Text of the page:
TOM RUSSELL & THE NORWEGIAN WIND ENSEMBLE
Leave it to Tom Russell – who has given us such groundbreaking albums as The Man from God Knows Where, a brilliant folk opera about immigration and the American dream, and Hotwalker, an equally-brilliantly conceived and executed audio collage of original songs, poetry, stories, rants and outside voices that pays tribute to forgotten aspects of American culture, and many other great albums filled with some of the best songwriting of the past 30 years – to raise the art of the live album to a whole new level.
A year ago, Tom and guitarist Thad Beckman, his regular accompanist over the past several years, performed a concert in Halden, Norway with the Norwegian Wind Ensemble, a superb chamber orchestra featuring 21 brass and woodwind players as well as a bassist, drummer and two percussionists under the direction of conductor Frank Brodhal. Swedish composer Mats Hålling wrote orchestral arrangements for 11 of Tom’s songs and the concert was recorded.
The results are absolutely stunning. Tom’s singing and Thad’s lead guitar playing are magnificent and the orchestral arrangements, while uniquely faithful to Tom’s songs, variously recall some of the works of George Gershwin, Duke Ellington, and David Amram, or Gil Evans’ Spanish-tinged chamber jazz arrangements for Miles Davis’ Sketches of Spain, or orchestrated New Orleans second lines or Mexican mariachis.
The album opens with a lush version of “Love Abides,” a beautiful song that contrasts tragedy with blessings, hope and love. It was a perfect finale for The Man from God Knows Where and is an equally perfect way to begin Aztec Jazz.
“Nina Simone,” another quiet, song, lushly arranged for the Norwegian Wind Ensemble follows. The song is about finding what you need in a voice that understands. For Tom, once in a bar in San Cristóbal, Mexico, it was the voice of Nina Simone on the juke box. I know I’ve heard Nina Simone cut through to my soul when she sings about being “lost in the rain in Juarez” in a way I think Bob Dylan would appreciate. Sometimes my own “Nina Simones” have been Rosalie Sorrels or Billie Holiday or a dozen other singers who understand. Update, June 16: Video of Tom Russell and Thad Beckman performing “Nina Simone” with the Norwegian Wind Ensemble.
The pace picks up with “East of Woodstock, West of Vietnam,” in which Tom recalls 1969 when – as the war in Vietnam raged, Neil Armstrong took his small step onto the moon, and 500,000 people sat in the Catskills mud for a three-day music festival – he went to Nigeria as a young academic to teach. Update, June 14: Video of Tom Russell and Thad Beckman performing “East of Woodstock, West of Vietnam” with the Norwegian Wind Ensemble.
“Goodnight, Juarez” is a Tex-Mex lament for Jurarez’s descent from an open tourist town to the battleground it’s become. The song looks at contemporary Juarez, remembers when it was a very different place and imagines how it could be so again. “Juarez, I had a dream today/ The children danced, as the guitars played/ And all the violence up and slipped away/ Goodnight, Juarez, goodnight,” Tom sings with mariachi tinges to the orchestral arrangement.
“Criminology” documents a series of harrowing experiences Tom lived through in the late-‘60s and early-‘70s in Nigeria and Canada. The arrangement features some nifty West African guitar fills by Thad and R&B horn punctuation by the Norwegian Wind Ensemble.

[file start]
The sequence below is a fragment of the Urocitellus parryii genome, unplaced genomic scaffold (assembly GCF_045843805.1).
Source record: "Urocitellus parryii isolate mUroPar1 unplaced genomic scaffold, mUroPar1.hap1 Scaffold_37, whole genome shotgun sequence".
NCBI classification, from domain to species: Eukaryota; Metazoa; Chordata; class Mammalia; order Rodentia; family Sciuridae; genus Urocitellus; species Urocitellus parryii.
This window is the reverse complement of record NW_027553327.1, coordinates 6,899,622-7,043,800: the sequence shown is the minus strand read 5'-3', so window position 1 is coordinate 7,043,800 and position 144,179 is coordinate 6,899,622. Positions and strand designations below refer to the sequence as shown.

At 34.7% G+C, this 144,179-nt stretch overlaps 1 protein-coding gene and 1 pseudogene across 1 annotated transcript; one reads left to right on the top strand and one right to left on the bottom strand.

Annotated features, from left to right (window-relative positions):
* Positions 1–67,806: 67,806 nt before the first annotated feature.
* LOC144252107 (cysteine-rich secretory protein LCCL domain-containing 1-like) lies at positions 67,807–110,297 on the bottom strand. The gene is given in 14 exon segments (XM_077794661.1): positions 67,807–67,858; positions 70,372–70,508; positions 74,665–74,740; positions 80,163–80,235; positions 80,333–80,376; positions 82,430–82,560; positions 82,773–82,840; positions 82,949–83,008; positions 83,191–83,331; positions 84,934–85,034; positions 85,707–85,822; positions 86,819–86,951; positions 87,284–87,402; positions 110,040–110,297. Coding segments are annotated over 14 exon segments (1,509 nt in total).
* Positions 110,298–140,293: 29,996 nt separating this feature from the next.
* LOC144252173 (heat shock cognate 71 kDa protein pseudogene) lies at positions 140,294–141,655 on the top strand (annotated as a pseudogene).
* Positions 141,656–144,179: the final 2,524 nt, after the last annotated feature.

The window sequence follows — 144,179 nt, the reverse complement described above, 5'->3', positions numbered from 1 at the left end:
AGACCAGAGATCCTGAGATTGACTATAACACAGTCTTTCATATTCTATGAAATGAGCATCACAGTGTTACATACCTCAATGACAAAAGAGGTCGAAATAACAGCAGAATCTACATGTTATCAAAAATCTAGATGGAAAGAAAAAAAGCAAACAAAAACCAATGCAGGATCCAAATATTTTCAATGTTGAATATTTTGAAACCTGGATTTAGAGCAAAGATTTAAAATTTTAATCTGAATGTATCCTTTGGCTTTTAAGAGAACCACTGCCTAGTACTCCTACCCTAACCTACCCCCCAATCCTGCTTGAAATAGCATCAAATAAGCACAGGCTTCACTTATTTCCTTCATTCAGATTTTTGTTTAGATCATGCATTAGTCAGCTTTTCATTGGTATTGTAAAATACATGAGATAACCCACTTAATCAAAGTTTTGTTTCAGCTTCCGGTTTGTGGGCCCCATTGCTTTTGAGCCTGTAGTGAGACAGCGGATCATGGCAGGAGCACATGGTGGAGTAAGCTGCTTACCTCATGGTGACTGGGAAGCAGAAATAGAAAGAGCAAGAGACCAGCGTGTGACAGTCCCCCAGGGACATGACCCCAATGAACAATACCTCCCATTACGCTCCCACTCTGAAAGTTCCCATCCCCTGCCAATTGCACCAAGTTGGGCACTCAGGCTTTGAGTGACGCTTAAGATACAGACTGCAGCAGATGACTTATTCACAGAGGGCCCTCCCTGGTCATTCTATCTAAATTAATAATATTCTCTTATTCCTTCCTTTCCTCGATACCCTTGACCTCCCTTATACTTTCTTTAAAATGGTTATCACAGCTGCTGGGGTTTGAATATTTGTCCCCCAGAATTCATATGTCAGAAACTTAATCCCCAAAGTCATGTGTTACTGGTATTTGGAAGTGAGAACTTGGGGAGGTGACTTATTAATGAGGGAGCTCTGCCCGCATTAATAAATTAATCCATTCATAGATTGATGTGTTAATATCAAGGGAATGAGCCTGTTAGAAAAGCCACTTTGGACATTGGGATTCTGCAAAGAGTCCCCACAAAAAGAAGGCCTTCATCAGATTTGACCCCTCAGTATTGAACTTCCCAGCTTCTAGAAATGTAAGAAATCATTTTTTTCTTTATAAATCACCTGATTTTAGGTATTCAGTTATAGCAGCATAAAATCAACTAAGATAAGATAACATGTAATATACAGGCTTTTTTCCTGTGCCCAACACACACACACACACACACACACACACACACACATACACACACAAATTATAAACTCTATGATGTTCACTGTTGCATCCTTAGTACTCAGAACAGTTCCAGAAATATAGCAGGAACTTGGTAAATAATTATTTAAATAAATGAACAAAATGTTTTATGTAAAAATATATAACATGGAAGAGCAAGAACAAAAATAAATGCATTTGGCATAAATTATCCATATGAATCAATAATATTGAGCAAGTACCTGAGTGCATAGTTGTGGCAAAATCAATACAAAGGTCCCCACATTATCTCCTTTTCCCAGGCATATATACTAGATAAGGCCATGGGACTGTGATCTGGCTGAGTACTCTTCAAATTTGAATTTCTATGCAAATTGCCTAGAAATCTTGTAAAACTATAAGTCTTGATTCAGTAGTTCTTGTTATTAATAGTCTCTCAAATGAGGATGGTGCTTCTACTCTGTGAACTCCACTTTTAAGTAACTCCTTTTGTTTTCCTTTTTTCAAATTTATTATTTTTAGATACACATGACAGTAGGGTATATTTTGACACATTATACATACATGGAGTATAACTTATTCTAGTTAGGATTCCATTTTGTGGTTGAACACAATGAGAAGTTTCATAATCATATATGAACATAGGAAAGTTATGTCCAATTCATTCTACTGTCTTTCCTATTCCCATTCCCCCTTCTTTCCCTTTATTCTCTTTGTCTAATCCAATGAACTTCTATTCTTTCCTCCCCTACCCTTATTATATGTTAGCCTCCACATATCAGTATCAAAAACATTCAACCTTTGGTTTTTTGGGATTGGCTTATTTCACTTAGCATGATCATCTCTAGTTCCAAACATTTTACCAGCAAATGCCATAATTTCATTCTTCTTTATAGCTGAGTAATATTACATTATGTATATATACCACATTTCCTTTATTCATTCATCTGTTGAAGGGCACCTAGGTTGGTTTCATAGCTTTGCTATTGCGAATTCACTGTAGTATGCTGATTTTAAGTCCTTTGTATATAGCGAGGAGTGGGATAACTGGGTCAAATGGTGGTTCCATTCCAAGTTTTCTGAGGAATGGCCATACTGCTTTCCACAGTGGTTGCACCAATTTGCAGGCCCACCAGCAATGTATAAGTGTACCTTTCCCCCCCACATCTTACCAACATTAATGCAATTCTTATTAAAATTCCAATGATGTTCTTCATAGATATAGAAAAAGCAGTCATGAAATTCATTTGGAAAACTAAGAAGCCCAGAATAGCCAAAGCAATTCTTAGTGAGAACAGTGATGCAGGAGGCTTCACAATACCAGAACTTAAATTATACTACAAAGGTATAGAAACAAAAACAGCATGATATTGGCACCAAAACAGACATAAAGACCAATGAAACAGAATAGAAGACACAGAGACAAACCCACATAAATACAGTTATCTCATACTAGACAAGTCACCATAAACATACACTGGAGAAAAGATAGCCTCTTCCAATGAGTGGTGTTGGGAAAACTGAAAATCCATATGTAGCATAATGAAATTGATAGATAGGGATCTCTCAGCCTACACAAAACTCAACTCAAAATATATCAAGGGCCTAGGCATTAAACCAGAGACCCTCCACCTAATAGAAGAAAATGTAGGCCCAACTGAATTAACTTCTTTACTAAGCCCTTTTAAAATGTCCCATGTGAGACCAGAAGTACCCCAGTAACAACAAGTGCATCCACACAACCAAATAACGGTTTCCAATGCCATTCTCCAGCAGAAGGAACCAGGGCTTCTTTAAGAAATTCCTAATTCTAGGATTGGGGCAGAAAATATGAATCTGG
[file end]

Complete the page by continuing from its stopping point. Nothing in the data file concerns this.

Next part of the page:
“Guadalupe,” done beautifully here with some gorgeous guitar lines by Thad and an orchestral arrangement highlighting the oboes, is a song that reveals more every time I hear it. And I’m not necessarily referring to new layers of understanding of what Tom was thinking when he wrote it. I mean what I hear and understand about my own truths and my own quests filtered through Tom’s words and the gorgeous melody.
“Stealing Electricity,” with the orchestra at full throttle, has a hook that could have made it a hit back when pop music was about real songs. Tom tells us that reaching out for love is like stealing electricity, sometimes you’re going to get burned.
“Finding You” is a beautiful love song written for Nadine Russell, Tom’s wife, and is lushly arranged for the orchestra.
“Mississippi River Running Backwards,” is about a world out of whack – the kind of stuff TV evangelists might attribute to an angry God. It’s a song perfectly suited to the big, New Orleans-style horn arrangement it has here.
While most of the material on Aztec Jazz is drawn from recent Tom Russell albums, “St. Olav’s Gate,” is one of my favorites of Tom’s early songs. It was chosen for this album, I assume, because its setting is in Norway. The song recalls a single night and a broken promise. Most of us have been that drunken man waiting in vain at St. Olav’s Gate, even if our personal St. Olav’s Gate wasn’t in Oslo.
The album concludes with “Jai Alai,” a brilliant, fast-paced flamenco piece about passion: for the game of jai alai – and for love. The Norwegian Wind Ensemble offers a deeply layered and exciting arrangement and Thad’s guitar echoes the intensity of the flamenco masters.
Although these songs might already be familiar to followers of Tom's music, the way they are reimagined and reinterpreted with the Norwegian Wind Ensemble makes Aztec Jazz an essential Tom Russell album.
Aztec Jazz will be released in June but can now be ordered via Village Records.
Note: Some of my comments about the songs are drawn from reviews I’ve written about the Tom Russell albums they originally appeared on or from my booklet essay for Veteran’s Day: The Tom Russell Anthology.
Pictured: Thad Beckman, Mike Regenstreif and Tom Russell in Montreal (2012).